A short review of the comic and an interview with the author.
Words: Ion O’Clast
Art: Rachel Dukes
Cover: Andy Warner
This comic had me from the cover. First of course the imagery of a cop car crushed by a d20. Well, hell yes, I’m going to read this. Happily I can say there is a lot to like in this short little comic.
I really don’t want to give away too much of the content, but I’ll share a little. For me this is such a nice summary of why I think projects like AGR are important in our radical space. The comic follows the narrator’s journey through subcultures talking about how each group has informed them. (I just realized I’m using narrator here. I assume it’s Ion, but I forgot to ask.) The idea of fantasy as an escape from anarchism was one that hit close to home for me, but also the idea that fantasy provides us with tools to inform our anarchism.
Our narrator states that these “subcultures don’t have a lot of overlap, but I do.” Which is probably a statement that the readers of this site will agree with. But I have to wonder. The majority of anarchists I know are geeks of one variety or another. Is it more true to say that we have just traditionally separated the two? I know for myself these two identities remained separate for years. Yet I can thank my early dreams of playing a Ranger/Druid who protected the forest from the encroachment of civilization as a catalyst to discovering Earth First. It’s only been more recently, after comes to terms with the fact that at least for me the two are inseparable, that I have found greater comfort in both.
Or to use words from the comic:
“…it’s obvious that radicals make for prime turbo-nerds. Which makes sense. If there’s one group that could appreciate the concepts of chaotic good vs lawful evil, epic struggles, suspension of disbelief, and (of course) pageantry, it’s anarchists.”
The comic also does a nice job of critiquing mainstream sci-fi and fantasy. I particularly liked this line: “This “all monsters are evil” trope is some Cis-Het Bougie-Morality Euro-Centric Civ-Loyalist dogshit.” The Con scenes are really great as well.
The interior art is pretty damn good and does a very nice job of working with Ion’s story. There’s a lot of little gems hidden in the panels and I found a few new details each time I reread the title. Rachel does a very nice job with it.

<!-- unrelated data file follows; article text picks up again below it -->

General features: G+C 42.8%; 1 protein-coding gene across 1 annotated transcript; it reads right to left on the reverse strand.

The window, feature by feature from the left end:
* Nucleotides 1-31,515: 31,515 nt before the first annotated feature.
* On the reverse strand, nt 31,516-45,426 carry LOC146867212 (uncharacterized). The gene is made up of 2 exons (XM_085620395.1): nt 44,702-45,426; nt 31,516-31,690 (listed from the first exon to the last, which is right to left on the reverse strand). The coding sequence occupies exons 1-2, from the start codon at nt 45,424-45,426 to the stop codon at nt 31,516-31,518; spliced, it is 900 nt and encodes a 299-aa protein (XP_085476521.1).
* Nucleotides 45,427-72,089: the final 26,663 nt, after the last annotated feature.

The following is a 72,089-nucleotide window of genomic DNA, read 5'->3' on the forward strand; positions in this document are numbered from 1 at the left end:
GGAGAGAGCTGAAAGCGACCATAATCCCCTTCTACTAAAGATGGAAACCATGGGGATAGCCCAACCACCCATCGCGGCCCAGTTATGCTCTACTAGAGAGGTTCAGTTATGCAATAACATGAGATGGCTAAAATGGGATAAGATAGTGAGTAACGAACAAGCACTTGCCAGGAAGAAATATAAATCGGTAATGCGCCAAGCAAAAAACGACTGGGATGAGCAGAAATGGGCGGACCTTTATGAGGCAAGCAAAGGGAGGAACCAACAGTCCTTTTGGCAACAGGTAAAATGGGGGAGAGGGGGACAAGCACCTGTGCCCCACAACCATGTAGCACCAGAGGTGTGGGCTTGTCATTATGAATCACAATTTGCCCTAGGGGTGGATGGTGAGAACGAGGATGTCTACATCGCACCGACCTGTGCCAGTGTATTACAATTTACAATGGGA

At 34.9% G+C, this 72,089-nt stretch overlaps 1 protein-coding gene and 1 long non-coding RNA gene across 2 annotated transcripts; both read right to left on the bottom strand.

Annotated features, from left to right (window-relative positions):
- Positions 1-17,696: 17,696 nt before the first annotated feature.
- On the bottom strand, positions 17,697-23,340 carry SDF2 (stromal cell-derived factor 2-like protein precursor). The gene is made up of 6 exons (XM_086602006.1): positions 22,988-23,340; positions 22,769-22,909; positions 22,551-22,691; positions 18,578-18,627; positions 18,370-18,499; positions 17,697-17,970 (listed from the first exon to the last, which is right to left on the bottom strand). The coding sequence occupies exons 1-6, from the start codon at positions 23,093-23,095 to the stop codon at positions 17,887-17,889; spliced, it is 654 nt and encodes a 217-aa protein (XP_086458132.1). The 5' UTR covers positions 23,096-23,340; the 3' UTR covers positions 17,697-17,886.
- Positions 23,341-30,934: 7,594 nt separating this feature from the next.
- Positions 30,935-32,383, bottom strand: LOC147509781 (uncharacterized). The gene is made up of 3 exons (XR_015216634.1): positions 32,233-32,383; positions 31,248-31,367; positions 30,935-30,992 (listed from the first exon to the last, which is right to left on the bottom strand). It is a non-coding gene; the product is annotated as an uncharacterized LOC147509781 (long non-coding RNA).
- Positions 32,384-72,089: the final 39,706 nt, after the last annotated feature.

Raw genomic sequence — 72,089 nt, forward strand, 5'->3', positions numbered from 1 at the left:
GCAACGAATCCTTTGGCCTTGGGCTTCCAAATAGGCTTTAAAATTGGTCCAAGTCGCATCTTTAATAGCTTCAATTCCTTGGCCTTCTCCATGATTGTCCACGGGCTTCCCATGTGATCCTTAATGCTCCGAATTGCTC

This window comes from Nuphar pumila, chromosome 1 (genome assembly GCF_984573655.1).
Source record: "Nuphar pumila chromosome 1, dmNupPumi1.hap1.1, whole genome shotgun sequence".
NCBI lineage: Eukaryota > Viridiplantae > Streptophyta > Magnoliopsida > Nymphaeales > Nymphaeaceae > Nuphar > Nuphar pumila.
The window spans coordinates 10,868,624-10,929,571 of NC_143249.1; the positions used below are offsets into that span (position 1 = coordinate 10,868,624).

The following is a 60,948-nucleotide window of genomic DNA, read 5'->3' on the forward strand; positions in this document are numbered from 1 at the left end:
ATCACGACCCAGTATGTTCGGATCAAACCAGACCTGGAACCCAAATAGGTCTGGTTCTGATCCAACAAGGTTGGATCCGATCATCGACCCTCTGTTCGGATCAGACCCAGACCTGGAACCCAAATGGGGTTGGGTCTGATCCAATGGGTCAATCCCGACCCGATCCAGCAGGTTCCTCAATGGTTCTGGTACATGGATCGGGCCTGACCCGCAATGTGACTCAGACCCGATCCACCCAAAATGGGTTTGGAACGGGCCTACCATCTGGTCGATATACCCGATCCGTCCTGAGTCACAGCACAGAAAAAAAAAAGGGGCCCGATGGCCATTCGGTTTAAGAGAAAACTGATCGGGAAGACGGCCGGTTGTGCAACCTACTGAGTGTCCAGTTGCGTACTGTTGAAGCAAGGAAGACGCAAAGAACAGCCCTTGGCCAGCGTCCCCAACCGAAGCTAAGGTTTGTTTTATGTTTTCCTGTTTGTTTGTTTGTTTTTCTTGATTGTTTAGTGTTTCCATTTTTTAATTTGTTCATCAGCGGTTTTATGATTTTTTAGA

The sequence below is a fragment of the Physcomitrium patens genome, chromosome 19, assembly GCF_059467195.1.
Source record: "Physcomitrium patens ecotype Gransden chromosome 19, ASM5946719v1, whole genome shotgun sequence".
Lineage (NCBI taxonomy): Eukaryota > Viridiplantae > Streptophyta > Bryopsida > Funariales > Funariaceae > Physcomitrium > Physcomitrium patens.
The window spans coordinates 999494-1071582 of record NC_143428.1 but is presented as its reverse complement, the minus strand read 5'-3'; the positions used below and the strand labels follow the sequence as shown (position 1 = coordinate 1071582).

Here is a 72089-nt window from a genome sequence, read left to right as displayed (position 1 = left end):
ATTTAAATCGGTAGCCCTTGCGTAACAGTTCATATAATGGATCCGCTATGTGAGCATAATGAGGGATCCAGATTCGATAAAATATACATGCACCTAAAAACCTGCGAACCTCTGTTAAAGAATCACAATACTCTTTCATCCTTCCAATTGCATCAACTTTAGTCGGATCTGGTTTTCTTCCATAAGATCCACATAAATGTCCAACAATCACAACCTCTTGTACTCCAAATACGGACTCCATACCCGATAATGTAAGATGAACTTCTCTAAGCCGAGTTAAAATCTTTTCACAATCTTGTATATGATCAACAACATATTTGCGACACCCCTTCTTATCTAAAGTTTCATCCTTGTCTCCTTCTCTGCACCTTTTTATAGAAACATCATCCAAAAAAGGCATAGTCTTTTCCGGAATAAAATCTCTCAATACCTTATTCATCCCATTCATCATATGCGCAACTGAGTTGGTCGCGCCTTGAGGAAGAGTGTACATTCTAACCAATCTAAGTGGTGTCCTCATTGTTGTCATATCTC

Seriously, check this out. It’s a short read that will be well worth your time.
Over the last couple of months, I had a chance to ask Ion a few questions about the comic. Despite our shared travel heavy schedules and long breaks from the internet we did a little interview.
Tell us a little about yourself.
I’m an A-gendered trash golem who sometimes exists in the bay area. I write comics, scare easily and wanna be friends.
What inspired you to create “No Gods, No Dungeon Masters”?
Originally it was my extremely talented cartoonist-bud Rachel Dukes prodding me to collaborate on a comic for the “SubCultures” anthology by Ninth Art Press. Which kinda threw me into an existential crisis. “What is a subculture!?” “What are the social cliches that take the wheel in my decision making!?” “Do I have, or have I ever, had a horde to call my own!?”
Most of the time I am a shitty nihilist hermit who is scared of everyone so social scenes aren’t something I put a lot of energy into the past 2 years. But they were very important at crucial times of my life for better or worse so there’s some very obviously traced threads going back to the nebulous realms of sci-fi/fantasy nerd bullshit & the (A) team. I decided to write about where those worlds toppled into each other, or where lessons from one bled into practices of the other. After the anthology was released we added a few extra pages and started tabling that baby all over the ding-dong place.
One of the inspirations for AGR has been a realization that for many of us anarchist folk, sci-fi and fantasy have been huge influences on our lives. How has your “geek” identity influenced your “anarchist” identity?